As we age, we naturally lose strength. Muscle mass decreases three to eight percent per decade after the age of 30. As muscle fibers shrink, fat gradually replaces some of the muscle volume. When this common aging process occurs, muscles have less ability to contract. Over time, they lose strength, making leg weakness one of the biggest causes of injurious falls.
Is the modern sedentary lifestyle a contributing factor? It seems that way. Given that muscles adapt to the stresses placed upon them, we need to look at the activities we participate in and think about how many hours we spend sitting relative to the hours we spend walking or standing.
The good news is that falls are preventable and as Pilates instructors we can do so a great deal to reverse these statistics.
Pilates Mat and Studio exercises offer endless opportunities for improving strength. Because so much of the repertoire (Mat especially) is performed on the floor, an instructor’s creativity and understanding of fall prevention is key when working with this growing population of seniors. It is important to keep in mind some other main factors when working with adults at risk for falls.
Beyond the natural loss of strength during the aging process, sedentary lifestyles, nutrient deficient diets, loss of balance and vision, and environmental factors play a role in causing falls in older adults.
The first changes we can take to reduce their chances of a near fatal fall are environmental. That means removing or safeguarding rugs, placing non-skid mats in showers and tubs, applying bright colored stickers around steps and glass sliding doors, and removing anything else that could potentially cause a slip or fall. We can ask the older adults in our lives to become more aware of moments when they experience dizziness. For example, if moving quickly from sitting to standing makes them dizzy, we can suggest that they move slowly and mindfully. In addition, we can encourage them to speak up and tell their doctor or pharmacist if they have had any episodes of feeling faint or dizzy, and to ask if any of their medications can cause dizziness or drowsiness.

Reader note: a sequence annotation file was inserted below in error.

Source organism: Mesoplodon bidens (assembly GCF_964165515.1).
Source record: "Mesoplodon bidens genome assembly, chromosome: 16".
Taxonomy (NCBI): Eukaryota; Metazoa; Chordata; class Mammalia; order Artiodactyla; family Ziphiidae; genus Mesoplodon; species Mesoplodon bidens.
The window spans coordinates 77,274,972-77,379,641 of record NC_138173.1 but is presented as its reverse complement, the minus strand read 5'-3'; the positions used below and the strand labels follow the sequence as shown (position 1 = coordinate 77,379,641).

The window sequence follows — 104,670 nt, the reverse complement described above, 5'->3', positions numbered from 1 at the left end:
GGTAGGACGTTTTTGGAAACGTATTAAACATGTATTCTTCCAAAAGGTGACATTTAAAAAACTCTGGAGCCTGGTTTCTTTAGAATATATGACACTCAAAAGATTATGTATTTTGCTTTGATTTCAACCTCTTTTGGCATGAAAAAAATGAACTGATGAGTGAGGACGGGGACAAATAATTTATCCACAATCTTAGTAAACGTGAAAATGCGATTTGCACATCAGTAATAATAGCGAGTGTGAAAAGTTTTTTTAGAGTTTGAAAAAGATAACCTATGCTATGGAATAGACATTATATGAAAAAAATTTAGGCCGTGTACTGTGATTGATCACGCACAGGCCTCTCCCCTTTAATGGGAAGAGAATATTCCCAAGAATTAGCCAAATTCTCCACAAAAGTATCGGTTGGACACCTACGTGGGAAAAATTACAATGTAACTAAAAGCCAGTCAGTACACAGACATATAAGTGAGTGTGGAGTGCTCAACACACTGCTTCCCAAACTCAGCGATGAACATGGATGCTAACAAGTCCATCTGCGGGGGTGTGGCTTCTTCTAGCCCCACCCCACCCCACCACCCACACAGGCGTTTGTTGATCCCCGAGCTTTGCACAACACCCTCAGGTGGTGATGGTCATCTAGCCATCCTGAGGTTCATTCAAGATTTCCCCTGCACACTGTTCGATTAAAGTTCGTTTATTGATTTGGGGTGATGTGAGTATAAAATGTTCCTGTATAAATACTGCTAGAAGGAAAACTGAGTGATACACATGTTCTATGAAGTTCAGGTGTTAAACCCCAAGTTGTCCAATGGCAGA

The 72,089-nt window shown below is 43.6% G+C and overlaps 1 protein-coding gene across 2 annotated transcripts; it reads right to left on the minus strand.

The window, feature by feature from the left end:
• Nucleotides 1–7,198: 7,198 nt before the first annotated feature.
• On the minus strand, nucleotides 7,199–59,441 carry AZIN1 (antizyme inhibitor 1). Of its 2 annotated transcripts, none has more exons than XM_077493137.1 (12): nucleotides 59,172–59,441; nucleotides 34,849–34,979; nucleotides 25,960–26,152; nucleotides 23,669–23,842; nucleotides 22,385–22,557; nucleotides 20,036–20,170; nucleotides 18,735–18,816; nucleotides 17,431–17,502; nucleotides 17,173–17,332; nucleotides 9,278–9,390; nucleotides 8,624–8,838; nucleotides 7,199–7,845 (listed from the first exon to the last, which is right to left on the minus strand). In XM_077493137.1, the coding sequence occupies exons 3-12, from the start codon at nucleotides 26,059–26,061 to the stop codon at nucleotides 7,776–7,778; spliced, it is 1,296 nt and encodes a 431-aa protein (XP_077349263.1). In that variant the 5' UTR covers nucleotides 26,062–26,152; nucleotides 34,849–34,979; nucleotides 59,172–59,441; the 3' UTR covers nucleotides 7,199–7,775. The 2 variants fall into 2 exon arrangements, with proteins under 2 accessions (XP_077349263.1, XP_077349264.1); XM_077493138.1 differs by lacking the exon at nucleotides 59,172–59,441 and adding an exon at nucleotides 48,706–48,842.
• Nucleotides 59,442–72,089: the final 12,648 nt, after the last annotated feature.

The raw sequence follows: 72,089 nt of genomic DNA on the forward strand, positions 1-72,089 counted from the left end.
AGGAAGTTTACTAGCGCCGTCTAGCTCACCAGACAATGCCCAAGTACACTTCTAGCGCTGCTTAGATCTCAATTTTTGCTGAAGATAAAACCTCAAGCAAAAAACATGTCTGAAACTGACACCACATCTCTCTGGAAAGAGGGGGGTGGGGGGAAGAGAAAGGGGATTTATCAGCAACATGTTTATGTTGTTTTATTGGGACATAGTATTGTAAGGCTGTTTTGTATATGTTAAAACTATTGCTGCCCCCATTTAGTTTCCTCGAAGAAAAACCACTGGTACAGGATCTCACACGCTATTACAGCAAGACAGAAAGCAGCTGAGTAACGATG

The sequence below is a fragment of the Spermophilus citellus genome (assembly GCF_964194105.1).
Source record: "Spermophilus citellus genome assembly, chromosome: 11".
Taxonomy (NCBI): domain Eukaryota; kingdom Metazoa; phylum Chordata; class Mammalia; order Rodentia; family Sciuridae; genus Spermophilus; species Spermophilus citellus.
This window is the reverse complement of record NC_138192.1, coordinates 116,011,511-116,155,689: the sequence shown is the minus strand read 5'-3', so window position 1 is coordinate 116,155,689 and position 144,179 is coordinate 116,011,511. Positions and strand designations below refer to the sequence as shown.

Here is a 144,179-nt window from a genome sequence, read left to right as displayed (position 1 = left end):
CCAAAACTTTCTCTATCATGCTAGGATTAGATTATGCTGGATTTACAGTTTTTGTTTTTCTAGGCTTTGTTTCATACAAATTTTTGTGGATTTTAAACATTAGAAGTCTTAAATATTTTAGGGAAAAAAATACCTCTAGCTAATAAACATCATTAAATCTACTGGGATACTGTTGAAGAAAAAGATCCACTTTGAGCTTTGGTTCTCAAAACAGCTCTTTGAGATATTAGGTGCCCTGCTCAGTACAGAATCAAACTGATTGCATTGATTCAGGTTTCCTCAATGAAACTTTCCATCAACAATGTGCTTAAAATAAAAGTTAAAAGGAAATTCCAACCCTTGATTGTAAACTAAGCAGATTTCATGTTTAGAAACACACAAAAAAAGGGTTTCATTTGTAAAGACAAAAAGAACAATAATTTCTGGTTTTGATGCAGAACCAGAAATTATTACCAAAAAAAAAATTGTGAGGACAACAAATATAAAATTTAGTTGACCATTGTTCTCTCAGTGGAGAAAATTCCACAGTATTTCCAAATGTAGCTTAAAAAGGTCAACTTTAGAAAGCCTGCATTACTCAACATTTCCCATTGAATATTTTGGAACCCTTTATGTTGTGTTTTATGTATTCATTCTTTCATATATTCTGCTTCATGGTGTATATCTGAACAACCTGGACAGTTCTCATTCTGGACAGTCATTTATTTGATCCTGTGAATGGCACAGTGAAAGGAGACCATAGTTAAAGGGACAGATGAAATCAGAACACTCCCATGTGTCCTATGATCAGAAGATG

One of the most serious injuries that results from a fall is a broken hip. Broken hips lead to a loss of independence and in some cases death. This common fracture is one of the main reasons older adults are forced to move into nursing homes. According to recent statistics from the International Osteoporosis Foundation, worldwide, one in three women over the age of 50 years and one in five men will experience osteoporotic fractures in their lifetime. 95 percent of these bone fractures are caused by falls. The data showing that individuals typically fall sideways offers an important clue for Pilates instructors designing a fall prevention program.
Leg strength and balance are the most important skills to work on in a Pilates fall prevention routine. Falls may be very common, but they do not have to be a normal part of the aging process. We can start early and get ahead of the statistics by bringing more awareness to the importance of weight-bearing exercises, for example by including standing work as part of a regular Pilates workout.
Given that the typical Pilates clients (middle-aged and older women) are also the most at risk for falls, instructors need to ensure that our sessions include working on balance, leg strength, and coordination.
The High Chair is a very powerful tool for fall prevention. Exercises like Standing Leg Pump or Standing Leg Press strengthen the legs, mobilize the hips in a functional way, and improve balance. We can start this exercise using the arms for support if our client has balance challenges. Over time, the client can progress to using no additional support, and eventually to standing on an uneven surface such as a partially deflated ball, an Oov, a Bosu ball, or a rotating disk.
As a teacher, remember that safety is paramount, as is setting our clients up for success. One of the best ways to appropriately challenge clients is to start small. Begin by teaching something fairly simple that will allow the student to feel successful and then progressively add challenges.
For example, if we want a high-fall-risk client to build leg strength and improve balance, we can start by having her stand comfortably with legs hips-width apart and perform a basic squat that mimics the way she would move from sitting to standing. As we see that she is able to move smoothly in and out of the squat, we can ask her to put a little more weight into one leg, as if she were performing the same movement on only one leg. Before asking her to bring one leg up and balance, we can practice the weight shift, build up the expectation, and gradually reduce the dependence on one foot until she is able to fully lift that foot off the floor while performing the squat. In the Pilates Studio, we can do assisted squats off the end of the Trapeze Table to increase support and trunk organization.
Fall prevention has three key factors: improving balance, building balanced leg strength, and most importantly, building confidence. As a side benefit, doing Pilates workouts structured around these objectives will also increase leg and glute tone. And who doesn’t want that?